Right is Right

About this time a year ago, I had blog post about Twenty One Pilots (and by the way, when are they going to have a new release?) entitled “Stressed out,” about doing the right thing, making the right decisions. This is something that we have emphasized at John Champe High School from our inception: in drawing upon the school’s namesake, we have regularly talked about the idea of courage and what that means and how it can manifest itself. In particular, how doing the right thing oftentimes takes courage, which is why the right decisions can sometimes be so hard.

There have been times on an individual basis or even on a small scale where we have been able to demonstrate this and our commitment to doing what is right. But recently, near the end of the winter sports season, on a much larger scale, we were faced with a situation where we could take the easy way out or we could model what we value.

To summarize briefly, it was pointed out to us that there was a question about athletic eligibility as it pertained to the basketball team. While we were in compliance with the rules and policies of the Virginia High School League, we were not compliant with Loudoun County Public Schools’ rules as stated in the athletic handbook (which by extension, are policy). The right thing to do was to advocate for what we believe in and what we think is best for students, which we did—which was an easy thing to do. However, we were unsuccessful in being able to reverse the decision about the local rule in question. As a result, we had a player who would not be able to play the remainder of the season, which is unfortunate for several different reasons. But we then faced a dilemma of how to proceed. That was not as easy.

If we decided to follow the guidance of the local rules—and even the VHSL—we would have fulfilled our obligation as school officials. We would have been finished with the situation and been able to quickly move on.

And yet, that didn’t feel quite right.

So after talking it through with Mr. Breinig, the athletic director, we agreed that the right thing to do was forfeit two of our wins. That was hard to do. These were district wins against Broad Run and Briar Woods, and we were confident that these would have been victories regardless. However, we ultimately decided that we didn’t want there to be a shadow of a doubt about our wins, let alone our integrity. So even though we were not required to, we forfeited those two games, and many fans and community members were not happy about that (but with some conversations, some understood why we had done and some even respected us for it).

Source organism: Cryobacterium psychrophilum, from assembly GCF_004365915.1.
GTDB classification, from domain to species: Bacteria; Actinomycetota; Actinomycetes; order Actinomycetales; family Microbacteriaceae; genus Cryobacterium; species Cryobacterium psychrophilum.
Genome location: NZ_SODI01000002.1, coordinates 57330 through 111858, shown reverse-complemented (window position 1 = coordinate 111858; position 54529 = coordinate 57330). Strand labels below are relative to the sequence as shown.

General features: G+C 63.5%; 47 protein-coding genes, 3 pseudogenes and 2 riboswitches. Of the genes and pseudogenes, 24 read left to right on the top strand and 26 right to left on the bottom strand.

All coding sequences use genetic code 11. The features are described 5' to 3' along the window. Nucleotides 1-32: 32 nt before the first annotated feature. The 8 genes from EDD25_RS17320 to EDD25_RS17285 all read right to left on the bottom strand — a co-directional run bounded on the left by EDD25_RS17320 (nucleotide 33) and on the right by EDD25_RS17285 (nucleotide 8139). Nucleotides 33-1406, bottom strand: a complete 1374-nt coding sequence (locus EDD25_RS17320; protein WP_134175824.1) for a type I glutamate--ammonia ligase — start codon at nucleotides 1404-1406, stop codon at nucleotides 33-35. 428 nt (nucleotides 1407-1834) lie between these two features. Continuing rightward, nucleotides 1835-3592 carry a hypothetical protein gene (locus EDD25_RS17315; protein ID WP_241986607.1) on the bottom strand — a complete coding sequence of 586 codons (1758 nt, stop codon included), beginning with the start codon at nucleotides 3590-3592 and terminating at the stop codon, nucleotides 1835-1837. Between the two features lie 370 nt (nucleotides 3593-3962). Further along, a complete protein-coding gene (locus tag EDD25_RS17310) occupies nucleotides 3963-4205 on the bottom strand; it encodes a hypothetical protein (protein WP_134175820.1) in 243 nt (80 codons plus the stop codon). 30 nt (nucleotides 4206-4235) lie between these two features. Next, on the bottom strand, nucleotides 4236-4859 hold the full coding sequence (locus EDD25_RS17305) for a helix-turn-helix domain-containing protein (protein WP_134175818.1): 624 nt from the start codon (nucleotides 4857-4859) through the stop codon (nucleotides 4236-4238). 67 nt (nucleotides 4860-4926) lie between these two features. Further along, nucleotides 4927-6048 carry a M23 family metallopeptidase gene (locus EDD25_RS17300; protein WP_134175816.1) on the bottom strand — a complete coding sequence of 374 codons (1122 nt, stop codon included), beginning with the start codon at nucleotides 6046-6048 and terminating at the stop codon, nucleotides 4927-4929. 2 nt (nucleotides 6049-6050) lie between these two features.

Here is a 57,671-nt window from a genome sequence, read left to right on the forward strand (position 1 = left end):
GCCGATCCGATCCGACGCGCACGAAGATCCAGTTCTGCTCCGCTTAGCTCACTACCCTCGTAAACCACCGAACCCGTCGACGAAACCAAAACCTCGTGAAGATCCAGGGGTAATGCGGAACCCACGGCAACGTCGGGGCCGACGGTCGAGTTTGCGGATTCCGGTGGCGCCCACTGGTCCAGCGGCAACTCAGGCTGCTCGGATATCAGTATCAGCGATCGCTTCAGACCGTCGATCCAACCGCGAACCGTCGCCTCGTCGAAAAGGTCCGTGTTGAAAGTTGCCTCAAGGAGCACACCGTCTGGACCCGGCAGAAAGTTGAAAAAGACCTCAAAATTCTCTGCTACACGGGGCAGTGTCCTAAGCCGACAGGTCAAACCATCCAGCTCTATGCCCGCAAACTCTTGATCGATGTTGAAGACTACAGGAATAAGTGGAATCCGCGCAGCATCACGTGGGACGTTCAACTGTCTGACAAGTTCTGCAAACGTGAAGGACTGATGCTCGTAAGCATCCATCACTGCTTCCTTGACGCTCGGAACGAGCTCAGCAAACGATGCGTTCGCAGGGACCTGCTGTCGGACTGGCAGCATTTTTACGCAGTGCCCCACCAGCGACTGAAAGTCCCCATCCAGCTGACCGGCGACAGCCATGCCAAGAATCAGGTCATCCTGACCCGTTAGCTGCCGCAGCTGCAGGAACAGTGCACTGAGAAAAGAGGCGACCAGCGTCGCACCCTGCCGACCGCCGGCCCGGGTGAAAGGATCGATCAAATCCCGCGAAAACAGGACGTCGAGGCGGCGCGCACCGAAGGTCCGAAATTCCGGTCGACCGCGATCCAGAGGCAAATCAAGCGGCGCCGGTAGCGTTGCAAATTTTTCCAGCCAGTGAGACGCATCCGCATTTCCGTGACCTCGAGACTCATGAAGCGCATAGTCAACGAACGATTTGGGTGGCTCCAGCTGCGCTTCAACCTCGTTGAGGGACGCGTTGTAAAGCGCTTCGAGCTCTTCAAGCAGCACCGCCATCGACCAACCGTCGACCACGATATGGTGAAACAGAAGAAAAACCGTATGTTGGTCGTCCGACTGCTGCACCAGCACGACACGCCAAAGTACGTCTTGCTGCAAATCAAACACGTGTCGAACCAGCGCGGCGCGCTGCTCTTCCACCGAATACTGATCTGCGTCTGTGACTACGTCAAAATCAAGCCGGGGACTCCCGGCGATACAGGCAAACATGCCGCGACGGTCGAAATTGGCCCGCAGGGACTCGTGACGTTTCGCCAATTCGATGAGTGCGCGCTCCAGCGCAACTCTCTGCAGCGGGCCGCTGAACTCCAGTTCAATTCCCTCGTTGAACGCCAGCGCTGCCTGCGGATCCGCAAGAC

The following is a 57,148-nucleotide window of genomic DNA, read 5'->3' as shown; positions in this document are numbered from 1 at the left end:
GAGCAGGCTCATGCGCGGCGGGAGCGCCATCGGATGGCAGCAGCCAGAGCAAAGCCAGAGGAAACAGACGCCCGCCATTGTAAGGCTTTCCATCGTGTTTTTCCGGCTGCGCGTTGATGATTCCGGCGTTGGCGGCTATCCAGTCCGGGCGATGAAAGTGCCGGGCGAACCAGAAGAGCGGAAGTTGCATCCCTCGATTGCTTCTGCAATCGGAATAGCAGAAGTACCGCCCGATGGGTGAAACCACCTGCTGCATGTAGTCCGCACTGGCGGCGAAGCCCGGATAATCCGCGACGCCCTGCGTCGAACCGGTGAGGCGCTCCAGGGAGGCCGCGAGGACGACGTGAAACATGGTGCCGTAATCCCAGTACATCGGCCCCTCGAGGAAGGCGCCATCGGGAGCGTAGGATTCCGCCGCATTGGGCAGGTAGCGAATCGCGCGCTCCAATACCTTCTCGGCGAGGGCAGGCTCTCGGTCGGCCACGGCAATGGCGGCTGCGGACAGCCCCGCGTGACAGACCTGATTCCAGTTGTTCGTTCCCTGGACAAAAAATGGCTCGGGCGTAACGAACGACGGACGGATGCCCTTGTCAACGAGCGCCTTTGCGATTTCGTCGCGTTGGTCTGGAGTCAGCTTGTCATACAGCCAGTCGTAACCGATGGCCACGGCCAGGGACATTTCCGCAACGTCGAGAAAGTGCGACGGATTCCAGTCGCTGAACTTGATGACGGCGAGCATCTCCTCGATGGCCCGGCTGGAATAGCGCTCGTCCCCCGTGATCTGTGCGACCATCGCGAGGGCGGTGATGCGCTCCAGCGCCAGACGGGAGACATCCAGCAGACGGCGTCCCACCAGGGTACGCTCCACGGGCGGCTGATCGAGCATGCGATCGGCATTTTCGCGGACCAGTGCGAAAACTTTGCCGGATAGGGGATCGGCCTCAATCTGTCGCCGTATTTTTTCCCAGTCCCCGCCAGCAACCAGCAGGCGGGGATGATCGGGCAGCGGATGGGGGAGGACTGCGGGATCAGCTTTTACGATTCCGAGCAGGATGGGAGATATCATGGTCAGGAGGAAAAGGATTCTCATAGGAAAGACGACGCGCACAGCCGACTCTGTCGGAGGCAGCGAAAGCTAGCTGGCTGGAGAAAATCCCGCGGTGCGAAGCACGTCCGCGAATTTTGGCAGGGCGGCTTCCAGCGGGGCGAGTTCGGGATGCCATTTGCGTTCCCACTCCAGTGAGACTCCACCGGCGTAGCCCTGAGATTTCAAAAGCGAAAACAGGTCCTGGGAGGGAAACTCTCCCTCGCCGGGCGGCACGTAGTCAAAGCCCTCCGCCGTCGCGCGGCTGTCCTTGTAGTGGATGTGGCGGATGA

Unfortunately, because these forfeitures were district games, they had an adverse impact on our seeding for the district playoffs. Instead of being the number five seed, we dropped down to the seven seed. The ramifications were that we would be squaring off against a tougher opponent (Stone Bridge High School, which had beaten us twice during the regular season by 29 and 25 points) earlier in the playoffs and that we would likely not host a game at home.

What was also especially difficult about this was that this was all in the public eye for everyone to see. Fans knew what had happened, parents were aware—even opposing schools knew when we played them. This was partially because we had sent an email to the program, but also because word travels fast, not just in subdivisions but even across the county. And so this also made it hard for our athletes, being on the court and knowing what people were thinking.

But to their credit, they held their heads high and played hard. And so when we traveled to the number 2 seed Stone Bridge High School for the district quarter final, it was so energizing to see our athletes compete and play with a zeal that we hadn’t seen in a while. And so that thrilling upset over Stone Bridge 62-58 was that much sweeter because our students had triumphed in the face of struggle and adversity.

My point here isn’t to pat ourselves on the back; rather, it is to highlight one of our learning opportunities. It is my hope that everyone was able to learn something from the actions of the students and the adults in this situation because learning doesn’t just occur in our classrooms or in isolation. Some of the most important lessons in life can be learned on the court, in the stands, or even on the way of the event. As such, I’m confident that our basketball program and our community is stronger for this and hope that they can draw from it in the future.

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